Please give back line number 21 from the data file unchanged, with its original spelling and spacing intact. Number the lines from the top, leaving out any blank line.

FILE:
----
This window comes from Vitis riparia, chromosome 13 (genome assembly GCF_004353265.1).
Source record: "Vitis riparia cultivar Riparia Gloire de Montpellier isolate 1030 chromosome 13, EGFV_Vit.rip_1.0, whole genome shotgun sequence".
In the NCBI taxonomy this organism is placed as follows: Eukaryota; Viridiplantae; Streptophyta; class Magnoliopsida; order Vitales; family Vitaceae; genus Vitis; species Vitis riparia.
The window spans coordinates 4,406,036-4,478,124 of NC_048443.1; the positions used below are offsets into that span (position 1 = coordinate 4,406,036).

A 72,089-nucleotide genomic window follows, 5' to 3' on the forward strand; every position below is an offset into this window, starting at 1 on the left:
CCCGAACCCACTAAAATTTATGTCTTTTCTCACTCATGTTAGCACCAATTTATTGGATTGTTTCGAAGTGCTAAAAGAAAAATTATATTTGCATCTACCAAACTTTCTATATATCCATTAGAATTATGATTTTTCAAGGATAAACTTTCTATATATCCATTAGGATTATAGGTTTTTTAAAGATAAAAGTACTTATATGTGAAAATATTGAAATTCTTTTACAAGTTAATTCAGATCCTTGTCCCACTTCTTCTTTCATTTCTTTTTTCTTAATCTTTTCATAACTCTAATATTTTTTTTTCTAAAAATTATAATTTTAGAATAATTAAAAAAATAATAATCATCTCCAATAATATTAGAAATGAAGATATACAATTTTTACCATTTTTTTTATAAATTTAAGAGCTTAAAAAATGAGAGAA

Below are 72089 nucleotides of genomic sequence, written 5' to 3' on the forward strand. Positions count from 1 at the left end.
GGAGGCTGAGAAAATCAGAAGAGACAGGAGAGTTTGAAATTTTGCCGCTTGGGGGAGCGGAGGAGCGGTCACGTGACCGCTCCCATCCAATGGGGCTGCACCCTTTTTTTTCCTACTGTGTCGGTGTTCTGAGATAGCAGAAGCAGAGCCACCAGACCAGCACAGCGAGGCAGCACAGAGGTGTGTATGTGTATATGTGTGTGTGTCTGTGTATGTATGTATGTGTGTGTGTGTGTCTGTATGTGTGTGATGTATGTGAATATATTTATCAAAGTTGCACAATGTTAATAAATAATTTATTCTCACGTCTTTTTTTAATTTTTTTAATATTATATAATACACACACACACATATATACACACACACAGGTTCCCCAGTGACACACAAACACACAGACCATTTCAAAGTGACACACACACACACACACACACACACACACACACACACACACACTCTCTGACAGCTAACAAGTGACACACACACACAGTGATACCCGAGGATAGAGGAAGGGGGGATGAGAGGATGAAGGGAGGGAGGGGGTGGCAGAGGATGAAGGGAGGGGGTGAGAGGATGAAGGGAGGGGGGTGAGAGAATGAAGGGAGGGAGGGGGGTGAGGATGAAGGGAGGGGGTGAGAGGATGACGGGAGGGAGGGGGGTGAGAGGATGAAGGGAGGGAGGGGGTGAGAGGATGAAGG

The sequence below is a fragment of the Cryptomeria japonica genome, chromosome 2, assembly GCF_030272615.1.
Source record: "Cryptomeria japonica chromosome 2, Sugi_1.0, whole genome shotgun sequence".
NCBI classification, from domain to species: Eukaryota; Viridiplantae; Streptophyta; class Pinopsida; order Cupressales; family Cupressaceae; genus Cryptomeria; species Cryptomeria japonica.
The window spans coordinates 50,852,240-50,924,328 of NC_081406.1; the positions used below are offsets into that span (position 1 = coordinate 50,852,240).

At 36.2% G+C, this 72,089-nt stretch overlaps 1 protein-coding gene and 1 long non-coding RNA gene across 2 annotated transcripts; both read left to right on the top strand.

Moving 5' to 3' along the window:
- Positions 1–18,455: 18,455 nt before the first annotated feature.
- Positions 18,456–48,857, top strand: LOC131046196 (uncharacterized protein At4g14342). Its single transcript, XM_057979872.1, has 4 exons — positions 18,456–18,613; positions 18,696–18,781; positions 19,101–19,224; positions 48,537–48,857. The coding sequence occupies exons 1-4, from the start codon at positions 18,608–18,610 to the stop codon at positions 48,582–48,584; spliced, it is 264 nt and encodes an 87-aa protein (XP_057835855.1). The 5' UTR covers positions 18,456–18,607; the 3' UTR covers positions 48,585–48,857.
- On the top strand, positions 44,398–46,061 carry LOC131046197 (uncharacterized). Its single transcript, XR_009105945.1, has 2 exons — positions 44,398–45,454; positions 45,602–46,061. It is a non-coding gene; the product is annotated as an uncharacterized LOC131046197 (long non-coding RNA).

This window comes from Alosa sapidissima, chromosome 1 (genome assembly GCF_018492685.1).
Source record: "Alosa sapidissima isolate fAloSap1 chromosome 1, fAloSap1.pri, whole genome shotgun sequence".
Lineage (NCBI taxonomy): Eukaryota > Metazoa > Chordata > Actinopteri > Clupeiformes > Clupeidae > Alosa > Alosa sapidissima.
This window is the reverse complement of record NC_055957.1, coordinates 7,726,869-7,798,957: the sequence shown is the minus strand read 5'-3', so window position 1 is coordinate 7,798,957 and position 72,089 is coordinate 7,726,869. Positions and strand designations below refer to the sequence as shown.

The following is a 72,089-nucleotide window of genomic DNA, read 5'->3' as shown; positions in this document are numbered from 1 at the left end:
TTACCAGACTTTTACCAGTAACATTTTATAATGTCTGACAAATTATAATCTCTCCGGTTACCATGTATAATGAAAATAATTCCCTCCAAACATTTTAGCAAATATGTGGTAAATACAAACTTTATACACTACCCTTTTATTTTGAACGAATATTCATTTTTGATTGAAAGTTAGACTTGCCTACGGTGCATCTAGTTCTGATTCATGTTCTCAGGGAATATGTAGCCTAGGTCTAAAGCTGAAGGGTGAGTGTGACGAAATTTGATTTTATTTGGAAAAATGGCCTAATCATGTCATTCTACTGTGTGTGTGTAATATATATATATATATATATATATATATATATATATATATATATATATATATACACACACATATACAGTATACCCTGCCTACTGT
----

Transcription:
This window is the reverse complement of record NC_055957.1, coordinates 7,726,869-7,798,957: the sequence shown is the minus strand read 5'-3', so window position 1 is coordinate 7,798,957 and position 72,089 is coordinate 7,726,869. Positions and strand designations below refer to the sequence as shown.